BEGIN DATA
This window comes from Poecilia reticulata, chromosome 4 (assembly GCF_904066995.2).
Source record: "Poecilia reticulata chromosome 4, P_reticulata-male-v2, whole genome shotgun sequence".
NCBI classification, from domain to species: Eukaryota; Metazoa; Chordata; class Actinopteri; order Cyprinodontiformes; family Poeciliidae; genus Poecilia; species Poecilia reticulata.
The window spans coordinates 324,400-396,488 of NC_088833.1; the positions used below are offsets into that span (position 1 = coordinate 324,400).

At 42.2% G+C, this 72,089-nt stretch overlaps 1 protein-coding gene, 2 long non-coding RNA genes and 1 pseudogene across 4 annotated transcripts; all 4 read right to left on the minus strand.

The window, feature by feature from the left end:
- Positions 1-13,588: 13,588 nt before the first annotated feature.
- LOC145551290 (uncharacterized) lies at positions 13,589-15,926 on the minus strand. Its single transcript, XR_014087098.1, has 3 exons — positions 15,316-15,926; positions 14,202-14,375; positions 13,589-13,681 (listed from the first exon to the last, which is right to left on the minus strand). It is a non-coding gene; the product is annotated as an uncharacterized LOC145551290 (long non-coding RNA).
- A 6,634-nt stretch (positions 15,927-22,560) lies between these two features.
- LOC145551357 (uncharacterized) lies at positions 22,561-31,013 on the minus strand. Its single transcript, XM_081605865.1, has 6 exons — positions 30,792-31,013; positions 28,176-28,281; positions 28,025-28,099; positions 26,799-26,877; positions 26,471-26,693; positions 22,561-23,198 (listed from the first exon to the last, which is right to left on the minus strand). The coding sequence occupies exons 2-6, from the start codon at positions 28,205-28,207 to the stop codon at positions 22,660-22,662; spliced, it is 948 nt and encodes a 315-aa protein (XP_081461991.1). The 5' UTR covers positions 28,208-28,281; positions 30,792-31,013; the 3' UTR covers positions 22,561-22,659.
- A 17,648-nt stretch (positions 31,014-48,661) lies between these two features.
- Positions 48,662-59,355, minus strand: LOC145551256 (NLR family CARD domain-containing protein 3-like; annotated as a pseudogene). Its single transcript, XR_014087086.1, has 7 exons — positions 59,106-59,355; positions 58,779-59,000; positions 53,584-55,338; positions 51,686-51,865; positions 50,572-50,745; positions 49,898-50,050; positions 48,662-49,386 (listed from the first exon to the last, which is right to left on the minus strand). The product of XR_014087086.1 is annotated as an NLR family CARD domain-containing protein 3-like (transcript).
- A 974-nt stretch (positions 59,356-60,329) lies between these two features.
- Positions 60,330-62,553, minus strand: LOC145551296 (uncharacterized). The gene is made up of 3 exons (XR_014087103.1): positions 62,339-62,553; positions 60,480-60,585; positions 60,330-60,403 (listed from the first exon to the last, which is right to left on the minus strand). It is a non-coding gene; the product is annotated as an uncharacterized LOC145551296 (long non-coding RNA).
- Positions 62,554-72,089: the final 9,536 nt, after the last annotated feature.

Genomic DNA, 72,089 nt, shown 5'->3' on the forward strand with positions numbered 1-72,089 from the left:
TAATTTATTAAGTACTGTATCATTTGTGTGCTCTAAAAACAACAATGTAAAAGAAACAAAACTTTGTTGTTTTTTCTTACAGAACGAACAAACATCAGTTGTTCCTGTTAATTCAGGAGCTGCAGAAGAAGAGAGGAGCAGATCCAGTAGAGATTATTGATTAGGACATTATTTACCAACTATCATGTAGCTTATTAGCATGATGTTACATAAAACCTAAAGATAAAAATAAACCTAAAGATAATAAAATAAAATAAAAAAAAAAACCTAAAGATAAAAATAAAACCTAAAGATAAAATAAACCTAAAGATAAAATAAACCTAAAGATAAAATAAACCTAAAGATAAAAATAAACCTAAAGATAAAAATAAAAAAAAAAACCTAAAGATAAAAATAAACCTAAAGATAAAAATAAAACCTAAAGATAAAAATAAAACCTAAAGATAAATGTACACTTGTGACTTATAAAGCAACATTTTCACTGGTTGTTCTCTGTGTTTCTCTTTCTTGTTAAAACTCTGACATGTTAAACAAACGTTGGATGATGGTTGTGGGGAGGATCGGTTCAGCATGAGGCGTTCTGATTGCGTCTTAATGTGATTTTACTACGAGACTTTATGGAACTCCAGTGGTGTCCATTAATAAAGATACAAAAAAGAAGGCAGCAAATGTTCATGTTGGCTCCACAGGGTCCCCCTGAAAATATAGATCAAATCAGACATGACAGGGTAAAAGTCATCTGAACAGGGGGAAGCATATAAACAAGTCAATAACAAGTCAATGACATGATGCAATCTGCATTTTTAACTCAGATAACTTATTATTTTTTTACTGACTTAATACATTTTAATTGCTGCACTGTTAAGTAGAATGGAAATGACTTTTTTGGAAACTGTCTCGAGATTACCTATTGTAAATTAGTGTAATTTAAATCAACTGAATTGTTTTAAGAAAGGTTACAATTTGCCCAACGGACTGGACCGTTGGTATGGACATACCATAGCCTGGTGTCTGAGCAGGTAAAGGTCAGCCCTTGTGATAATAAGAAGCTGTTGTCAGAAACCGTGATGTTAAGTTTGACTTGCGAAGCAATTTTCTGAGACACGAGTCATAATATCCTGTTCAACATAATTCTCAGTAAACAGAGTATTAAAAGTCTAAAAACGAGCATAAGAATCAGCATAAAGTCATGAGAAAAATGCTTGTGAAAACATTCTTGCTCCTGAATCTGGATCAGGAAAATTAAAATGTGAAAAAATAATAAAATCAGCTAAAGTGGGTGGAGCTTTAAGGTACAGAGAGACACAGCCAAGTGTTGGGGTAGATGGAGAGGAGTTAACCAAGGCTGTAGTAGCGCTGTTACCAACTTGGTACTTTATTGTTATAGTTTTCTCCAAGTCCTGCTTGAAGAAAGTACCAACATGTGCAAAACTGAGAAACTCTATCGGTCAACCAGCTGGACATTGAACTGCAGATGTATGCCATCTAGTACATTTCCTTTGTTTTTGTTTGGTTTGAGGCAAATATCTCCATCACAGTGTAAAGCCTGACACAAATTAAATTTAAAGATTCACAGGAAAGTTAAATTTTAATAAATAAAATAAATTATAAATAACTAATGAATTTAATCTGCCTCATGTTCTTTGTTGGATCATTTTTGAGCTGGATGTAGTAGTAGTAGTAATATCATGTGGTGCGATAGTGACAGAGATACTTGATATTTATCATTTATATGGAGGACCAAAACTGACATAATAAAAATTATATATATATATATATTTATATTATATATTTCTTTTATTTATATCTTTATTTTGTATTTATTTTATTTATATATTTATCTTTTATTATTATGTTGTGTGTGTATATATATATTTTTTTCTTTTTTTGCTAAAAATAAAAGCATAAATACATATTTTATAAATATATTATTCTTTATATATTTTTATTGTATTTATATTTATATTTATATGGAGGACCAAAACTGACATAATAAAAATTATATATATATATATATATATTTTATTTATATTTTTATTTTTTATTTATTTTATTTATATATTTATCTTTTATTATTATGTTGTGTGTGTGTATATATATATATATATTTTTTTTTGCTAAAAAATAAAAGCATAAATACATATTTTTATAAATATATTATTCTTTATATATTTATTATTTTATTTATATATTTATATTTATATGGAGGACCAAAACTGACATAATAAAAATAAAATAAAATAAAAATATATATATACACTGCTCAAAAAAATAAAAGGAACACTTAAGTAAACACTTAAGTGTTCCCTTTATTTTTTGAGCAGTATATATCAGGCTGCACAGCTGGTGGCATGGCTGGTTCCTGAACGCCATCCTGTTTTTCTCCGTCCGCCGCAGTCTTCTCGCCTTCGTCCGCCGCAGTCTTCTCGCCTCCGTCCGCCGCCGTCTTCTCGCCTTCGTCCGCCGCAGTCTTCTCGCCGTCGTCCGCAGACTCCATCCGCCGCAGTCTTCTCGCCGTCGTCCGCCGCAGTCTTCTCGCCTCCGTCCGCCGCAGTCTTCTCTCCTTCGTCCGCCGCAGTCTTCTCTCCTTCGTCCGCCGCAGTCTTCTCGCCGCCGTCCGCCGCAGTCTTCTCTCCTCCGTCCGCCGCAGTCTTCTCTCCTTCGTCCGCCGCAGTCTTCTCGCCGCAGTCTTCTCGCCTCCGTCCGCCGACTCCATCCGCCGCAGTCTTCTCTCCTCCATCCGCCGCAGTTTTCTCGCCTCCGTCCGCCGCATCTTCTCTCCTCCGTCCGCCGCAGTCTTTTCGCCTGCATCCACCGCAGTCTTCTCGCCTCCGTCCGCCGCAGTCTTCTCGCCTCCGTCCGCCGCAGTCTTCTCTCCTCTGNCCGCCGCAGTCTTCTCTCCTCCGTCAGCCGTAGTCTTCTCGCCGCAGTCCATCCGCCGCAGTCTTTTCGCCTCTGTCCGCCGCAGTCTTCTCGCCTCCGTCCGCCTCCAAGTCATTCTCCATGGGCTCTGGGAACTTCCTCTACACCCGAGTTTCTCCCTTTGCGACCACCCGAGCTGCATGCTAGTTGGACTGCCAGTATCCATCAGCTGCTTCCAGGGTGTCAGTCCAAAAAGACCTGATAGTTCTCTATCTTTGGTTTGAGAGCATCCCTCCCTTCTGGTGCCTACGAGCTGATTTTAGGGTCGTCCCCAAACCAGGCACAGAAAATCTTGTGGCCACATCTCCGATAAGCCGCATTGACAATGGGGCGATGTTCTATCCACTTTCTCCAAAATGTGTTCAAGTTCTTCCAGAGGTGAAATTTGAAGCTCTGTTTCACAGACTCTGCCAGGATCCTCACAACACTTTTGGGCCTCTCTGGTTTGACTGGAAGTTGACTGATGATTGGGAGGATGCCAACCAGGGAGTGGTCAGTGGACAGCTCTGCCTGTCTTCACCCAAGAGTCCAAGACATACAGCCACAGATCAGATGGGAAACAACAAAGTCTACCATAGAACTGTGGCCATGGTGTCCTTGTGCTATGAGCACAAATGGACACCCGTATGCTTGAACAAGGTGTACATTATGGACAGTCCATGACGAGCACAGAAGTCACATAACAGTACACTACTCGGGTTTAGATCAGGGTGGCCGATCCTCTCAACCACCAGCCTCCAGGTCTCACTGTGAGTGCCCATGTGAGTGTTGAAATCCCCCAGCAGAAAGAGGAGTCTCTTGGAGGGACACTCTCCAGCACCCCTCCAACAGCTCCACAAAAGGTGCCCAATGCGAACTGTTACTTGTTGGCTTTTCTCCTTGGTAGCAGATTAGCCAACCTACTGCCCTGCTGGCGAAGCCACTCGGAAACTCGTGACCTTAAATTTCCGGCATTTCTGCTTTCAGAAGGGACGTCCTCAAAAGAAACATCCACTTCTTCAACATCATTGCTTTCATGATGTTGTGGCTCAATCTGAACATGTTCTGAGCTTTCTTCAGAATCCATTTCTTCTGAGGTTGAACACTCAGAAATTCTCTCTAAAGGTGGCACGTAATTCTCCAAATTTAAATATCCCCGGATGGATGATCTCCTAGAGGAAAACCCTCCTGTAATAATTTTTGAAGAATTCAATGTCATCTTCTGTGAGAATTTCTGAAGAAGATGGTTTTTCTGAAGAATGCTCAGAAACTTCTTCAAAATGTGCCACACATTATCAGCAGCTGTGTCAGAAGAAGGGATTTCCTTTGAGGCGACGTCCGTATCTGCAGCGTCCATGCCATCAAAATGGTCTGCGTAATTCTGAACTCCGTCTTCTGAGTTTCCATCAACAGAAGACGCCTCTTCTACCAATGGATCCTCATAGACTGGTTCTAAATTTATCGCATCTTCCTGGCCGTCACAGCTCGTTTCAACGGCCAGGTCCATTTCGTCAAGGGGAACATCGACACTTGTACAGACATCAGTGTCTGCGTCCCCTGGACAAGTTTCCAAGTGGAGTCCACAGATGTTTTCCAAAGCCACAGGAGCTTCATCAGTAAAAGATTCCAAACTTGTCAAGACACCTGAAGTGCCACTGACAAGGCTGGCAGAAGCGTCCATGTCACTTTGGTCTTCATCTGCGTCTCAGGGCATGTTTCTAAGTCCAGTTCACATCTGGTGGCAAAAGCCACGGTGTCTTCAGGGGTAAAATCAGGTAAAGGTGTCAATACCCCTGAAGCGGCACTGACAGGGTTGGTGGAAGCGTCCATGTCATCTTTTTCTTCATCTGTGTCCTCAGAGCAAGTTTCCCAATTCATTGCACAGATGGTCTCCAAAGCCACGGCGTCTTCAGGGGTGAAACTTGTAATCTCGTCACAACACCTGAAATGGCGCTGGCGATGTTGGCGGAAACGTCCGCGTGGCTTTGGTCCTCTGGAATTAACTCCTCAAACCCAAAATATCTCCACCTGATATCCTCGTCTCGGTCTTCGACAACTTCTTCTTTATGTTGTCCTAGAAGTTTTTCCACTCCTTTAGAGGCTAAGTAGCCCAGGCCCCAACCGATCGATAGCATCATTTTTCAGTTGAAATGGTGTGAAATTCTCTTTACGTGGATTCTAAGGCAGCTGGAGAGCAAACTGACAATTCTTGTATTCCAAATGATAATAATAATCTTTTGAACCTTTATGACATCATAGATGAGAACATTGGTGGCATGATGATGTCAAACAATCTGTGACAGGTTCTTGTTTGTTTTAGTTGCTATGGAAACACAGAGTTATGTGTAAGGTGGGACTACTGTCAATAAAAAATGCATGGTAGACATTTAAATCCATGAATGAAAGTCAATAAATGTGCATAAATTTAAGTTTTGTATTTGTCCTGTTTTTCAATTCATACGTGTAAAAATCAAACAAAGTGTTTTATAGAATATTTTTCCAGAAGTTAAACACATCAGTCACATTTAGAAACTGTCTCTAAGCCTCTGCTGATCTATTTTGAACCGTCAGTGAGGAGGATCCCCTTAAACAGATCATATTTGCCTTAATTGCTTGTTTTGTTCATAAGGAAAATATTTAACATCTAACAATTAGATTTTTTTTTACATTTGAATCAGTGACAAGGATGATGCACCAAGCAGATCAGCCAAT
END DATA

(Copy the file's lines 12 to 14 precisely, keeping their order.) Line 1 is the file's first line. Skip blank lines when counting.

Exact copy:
- Positions 48,662-59,355, minus strand: LOC145551256 (NLR family CARD domain-containing protein 3-like; annotated as a pseudogene). Its single transcript, XR_014087086.1, has 7 exons — positions 59,106-59,355; positions 58,779-59,000; positions 53,584-55,338; positions 51,686-51,865; positions 50,572-50,745; positions 49,898-50,050; positions 48,662-49,386 (listed from the first exon to the last, which is right to left on the minus strand). The product of XR_014087086.1 is annotated as an NLR family CARD domain-containing protein 3-like (transcript).
- A 974-nt stretch (positions 59,356-60,329) lies between these two features.
- Positions 60,330-62,553, minus strand: LOC145551296 (uncharacterized). The gene is made up of 3 exons (XR_014087103.1): positions 62,339-62,553; positions 60,480-60,585; positions 60,330-60,403 (listed from the first exon to the last, which is right to left on the minus strand). It is a non-coding gene; the product is annotated as an uncharacterized LOC145551296 (long non-coding RNA).